Sat., Dec. 5th: Debut Children’s Picture Books … Created in Michigan
Book Beat and the Oak Park Public Library present three new books by Michigan authors and illustrators at the Oak Park Public Library on 14200 Oak Park Blvd on Saturday December 5 from 11:00 am – 12:30 pm.
This event brings together author James Tobin and illustrator David Coverly for Sue MacDonald Had a Book, author John Perry with his book The Book That Eats People, and Philip Christian Stead, author and illustrator of Creamed Tuna Fish and Peas on Toast.
REVIEW: “When asked about the inspiration for his first children’s book, Ann Arbor author Jim Tobin tells a story parents everywhere will recognize immediately: Settling his kids into bed with those consistent rituals all the experts recommend, he would sing them a song to send them off to the land of Nod. And in an excellent example of consistency having an effect, his youngest latched onto one in particular as her preferred soundtrack, requesting a seemingly endless loop.
“I got so sick of ‘Old MacDonald,'” Tobin laughed. “It was like, ‘How many verses are we gonna do?’ But eventually, some part of my brain said, ‘You know, it’s amazing nobody ever put the vowels in place of the e-i-e-i-o….'”
Well, we can’t say that anymore. -Source: the Ann Arbor News; Kid’s Songs Driving you Nuts?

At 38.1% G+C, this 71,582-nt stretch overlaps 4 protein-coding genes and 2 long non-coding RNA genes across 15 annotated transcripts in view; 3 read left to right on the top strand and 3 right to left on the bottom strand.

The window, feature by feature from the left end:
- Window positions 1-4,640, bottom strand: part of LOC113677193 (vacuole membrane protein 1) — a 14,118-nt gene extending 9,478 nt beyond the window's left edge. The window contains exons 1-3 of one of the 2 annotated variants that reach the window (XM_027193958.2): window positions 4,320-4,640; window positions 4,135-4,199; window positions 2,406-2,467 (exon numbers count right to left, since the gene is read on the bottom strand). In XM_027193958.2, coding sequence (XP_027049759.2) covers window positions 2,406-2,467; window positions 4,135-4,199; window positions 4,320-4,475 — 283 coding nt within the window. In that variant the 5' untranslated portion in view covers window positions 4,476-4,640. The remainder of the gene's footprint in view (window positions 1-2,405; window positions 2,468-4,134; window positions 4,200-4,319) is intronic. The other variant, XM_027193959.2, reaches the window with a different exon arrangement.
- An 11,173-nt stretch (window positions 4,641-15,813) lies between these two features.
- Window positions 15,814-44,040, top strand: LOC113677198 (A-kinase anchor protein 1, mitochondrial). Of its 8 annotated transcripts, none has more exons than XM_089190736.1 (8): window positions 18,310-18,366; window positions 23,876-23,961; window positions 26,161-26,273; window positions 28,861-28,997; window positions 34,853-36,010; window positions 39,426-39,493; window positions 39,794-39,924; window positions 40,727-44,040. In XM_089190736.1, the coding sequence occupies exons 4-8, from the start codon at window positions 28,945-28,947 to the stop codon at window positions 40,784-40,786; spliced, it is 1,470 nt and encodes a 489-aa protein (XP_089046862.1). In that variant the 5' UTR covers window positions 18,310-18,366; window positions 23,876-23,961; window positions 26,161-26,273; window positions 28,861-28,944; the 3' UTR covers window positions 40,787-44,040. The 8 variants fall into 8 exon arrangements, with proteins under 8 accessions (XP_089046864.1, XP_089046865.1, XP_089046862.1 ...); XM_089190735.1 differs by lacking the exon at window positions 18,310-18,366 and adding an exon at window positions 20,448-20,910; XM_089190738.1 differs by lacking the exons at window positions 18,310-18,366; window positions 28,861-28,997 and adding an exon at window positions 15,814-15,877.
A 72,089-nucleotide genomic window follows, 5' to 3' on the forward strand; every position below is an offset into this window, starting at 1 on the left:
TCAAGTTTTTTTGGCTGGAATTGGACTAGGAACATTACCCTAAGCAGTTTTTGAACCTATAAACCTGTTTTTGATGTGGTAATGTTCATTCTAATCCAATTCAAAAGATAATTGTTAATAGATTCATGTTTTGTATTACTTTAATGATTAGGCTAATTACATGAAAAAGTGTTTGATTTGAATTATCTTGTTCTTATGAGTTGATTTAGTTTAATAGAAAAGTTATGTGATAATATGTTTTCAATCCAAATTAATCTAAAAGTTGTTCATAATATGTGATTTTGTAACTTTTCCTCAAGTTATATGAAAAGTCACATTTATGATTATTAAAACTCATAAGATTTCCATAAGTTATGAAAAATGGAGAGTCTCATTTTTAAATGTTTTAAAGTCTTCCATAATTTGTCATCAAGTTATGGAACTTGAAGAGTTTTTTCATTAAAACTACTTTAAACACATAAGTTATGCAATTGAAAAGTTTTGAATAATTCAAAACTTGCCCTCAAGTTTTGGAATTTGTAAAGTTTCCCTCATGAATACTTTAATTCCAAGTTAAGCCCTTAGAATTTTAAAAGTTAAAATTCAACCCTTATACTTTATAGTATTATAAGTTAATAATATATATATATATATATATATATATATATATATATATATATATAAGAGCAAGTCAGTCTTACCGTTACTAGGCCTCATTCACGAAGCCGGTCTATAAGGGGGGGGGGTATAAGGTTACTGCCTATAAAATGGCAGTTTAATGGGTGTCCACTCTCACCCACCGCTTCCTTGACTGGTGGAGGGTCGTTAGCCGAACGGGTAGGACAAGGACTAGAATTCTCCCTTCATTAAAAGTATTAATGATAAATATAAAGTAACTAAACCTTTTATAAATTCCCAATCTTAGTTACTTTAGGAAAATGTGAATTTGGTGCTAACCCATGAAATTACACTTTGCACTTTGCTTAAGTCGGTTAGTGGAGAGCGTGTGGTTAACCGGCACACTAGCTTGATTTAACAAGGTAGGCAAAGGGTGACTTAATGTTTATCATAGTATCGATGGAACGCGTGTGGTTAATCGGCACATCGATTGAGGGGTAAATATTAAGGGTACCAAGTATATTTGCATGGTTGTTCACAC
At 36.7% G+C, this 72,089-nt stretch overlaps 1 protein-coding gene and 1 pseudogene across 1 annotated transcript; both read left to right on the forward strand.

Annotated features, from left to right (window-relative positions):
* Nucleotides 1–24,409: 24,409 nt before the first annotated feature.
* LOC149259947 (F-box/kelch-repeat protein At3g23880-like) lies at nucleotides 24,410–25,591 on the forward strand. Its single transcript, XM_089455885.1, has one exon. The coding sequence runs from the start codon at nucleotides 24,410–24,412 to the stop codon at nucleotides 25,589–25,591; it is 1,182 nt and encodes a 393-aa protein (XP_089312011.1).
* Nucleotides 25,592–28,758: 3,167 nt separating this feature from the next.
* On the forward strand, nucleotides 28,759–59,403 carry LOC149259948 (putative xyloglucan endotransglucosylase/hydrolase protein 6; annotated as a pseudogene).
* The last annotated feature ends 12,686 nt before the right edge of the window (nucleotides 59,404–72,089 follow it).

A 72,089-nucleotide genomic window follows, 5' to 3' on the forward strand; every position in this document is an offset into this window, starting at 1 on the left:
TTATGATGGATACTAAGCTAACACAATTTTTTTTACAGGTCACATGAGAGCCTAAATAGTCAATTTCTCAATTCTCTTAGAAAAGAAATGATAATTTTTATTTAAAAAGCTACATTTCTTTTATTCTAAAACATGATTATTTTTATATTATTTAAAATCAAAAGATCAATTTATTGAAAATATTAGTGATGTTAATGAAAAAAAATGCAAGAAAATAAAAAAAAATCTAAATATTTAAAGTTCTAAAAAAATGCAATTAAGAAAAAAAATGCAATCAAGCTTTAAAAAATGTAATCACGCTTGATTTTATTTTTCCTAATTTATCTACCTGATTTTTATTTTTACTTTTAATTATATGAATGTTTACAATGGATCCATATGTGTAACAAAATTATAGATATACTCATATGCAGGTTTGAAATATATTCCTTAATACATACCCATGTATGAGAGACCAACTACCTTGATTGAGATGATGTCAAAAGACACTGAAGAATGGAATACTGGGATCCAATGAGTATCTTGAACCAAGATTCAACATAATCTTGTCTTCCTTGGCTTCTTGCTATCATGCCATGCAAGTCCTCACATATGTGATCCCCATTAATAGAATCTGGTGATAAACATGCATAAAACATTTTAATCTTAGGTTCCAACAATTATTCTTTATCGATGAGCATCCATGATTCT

Illustrator Dave Coverly is also a nationally syndicate cartoonist well known for his panel cartoon “Speed Bump,” that appears in more than two hundred newspapers, including The Washington Coat, The Chicago Tribune, and Parade magazine. Coverly has won several Reuben Award’s for his artwork. This is his first children’s book.
INTERVIEW: What a pleasure to leave the solitude of the studio and connect with real, live, human beings via the Internet. My name is Philip Stead. I live in Ann Arbor, MI, though much of the work from my first book, Creamed Tuna Fish and Peas on Toast (Roaring Brook Press, Fall 2009), was created while living in Brooklyn, NY. Like many artists, I’ve fled the city to make room for those better equipped to manage the ballooning rent prices.
I feel very fortunate to work with Roaring Brook Press. My experience with Roaring Brook has been one that most artists only dream of these days. My early book dummy was approved by a single editor. I was then left almost completely alone for the eighteen months it took to create Creamed Tuna Fish and Peas on Toast. In my opinion, the chance that a piece of artwork has of retaining its integrity diminishes with each set of hands that touch it.